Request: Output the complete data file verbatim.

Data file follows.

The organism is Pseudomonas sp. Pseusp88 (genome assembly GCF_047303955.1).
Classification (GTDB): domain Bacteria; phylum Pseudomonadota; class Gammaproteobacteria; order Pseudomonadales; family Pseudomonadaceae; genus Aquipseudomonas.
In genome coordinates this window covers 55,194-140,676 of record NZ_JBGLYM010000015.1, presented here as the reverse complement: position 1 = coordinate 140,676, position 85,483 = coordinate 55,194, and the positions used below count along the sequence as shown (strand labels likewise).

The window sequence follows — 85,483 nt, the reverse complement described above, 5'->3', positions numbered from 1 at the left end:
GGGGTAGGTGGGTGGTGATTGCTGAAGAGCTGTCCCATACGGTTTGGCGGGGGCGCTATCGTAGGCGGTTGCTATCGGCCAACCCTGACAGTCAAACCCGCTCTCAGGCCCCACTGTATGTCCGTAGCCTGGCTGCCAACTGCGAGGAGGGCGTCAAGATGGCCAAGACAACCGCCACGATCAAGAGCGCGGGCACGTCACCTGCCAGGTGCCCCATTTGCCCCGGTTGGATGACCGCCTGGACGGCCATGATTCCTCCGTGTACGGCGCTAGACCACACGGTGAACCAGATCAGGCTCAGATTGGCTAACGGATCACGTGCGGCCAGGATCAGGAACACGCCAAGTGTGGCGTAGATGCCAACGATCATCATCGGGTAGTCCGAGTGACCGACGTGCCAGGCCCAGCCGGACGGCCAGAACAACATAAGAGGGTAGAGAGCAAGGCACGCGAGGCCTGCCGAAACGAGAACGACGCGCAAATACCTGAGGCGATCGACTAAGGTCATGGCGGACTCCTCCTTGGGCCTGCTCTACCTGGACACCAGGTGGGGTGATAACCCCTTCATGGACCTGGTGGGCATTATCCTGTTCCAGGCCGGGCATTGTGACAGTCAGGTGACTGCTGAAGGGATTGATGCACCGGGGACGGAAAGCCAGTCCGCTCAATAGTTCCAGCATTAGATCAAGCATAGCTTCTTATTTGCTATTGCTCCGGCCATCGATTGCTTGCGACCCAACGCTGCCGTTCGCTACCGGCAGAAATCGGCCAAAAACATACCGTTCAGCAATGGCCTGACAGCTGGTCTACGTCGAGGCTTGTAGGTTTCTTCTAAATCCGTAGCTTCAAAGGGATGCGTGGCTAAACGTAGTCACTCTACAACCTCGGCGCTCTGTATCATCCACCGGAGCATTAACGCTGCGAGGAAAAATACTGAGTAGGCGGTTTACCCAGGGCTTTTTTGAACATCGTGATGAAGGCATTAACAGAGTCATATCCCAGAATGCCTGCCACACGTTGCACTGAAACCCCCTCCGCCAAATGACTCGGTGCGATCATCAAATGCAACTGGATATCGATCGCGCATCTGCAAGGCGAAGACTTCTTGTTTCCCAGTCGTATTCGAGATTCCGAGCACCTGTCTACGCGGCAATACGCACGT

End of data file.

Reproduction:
The organism is Pseudomonas sp. Pseusp88 (genome assembly GCF_047303955.1).
Classification (GTDB): domain Bacteria; phylum Pseudomonadota; class Gammaproteobacteria; order Pseudomonadales; family Pseudomonadaceae; genus Aquipseudomonas.
In genome coordinates this window covers 55,194-140,676 of record NZ_JBGLYM010000015.1, presented here as the reverse complement: position 1 = coordinate 140,676, position 85,483 = coordinate 55,194, and the positions used below count along the sequence as shown (strand labels likewise).

The window sequence follows — 85,483 nt, the reverse complement described above, 5'->3', positions numbered from 1 at the left end:
GGGGTAGGTGGGTGGTGATTGCTGAAGAGCTGTCCCATACGGTTTGGCGGGGGCGCTATCGTAGGCGGTTGCTATCGGCCAACCCTGACAGTCAAACCCGCTCTCAGGCCCCACTGTATGTCCGTAGCCTGGCTGCCAACTGCGAGGAGGGCGTCAAGATGGCCAAGACAACCGCCACGATCAAGAGCGCGGGCACGTCACCTGCCAGGTGCCCCATTTGCCCCGGTTGGATGACCGCCTGGACGGCCATGATTCCTCCGTGTACGGCGCTAGACCACACGGTGAACCAGATCAGGCTCAGATTGGCTAACGGATCACGTGCGGCCAGGATCAGGAACACGCCAAGTGTGGCGTAGATGCCAACGATCATCATCGGGTAGTCCGAGTGACCGACGTGCCAGGCCCAGCCGGACGGCCAGAACAACATAAGAGGGTAGAGAGCAAGGCACGCGAGGCCTGCCGAAACGAGAACGACGCGCAAATACCTGAGGCGATCGACTAAGGTCATGGCGGACTCCTCCTTGGGCCTGCTCTACCTGGACACCAGGTGGGGTGATAACCCCTTCATGGACCTGGTGGGCATTATCCTGTTCCAGGCCGGGCATTGTGACAGTCAGGTGACTGCTGAAGGGATTGATGCACCGGGGACGGAAAGCCAGTCCGCTCAATAGTTCCAGCATTAGATCAAGCATAGCTTCTTATTTGCTATTGCTCCGGCCATCGATTGCTTGCGACCCAACGCTGCCGTTCGCTACCGGCAGAAATCGGCCAAAAACATACCGTTCAGCAATGGCCTGACAGCTGGTCTACGTCGAGGCTTGTAGGTTTCTTCTAAATCCGTAGCTTCAAAGGGATGCGTGGCTAAACGTAGTCACTCTACAACCTCGGCGCTCTGTATCATCCACCGGAGCATTAACGCTGCGAGGAAAAATACTGAGTAGGCGGTTTACCCAGGGCTTTTTTGAACATCGTGATGAAGGCATTAACAGAGTCATATCCCAGAATGCCTGCCACACGTTGCACTGAAACCCCCTCCGCCAAATGACTCGGTGCGATCATCAAATGCAACTGGATATCGATCGCGCATCTGCAAGGCGAAGACTTCTTGTTTCCCAGTCGTATTCGAGATTCCGAGCACCTGTCTACGCGGCAATACGCACGT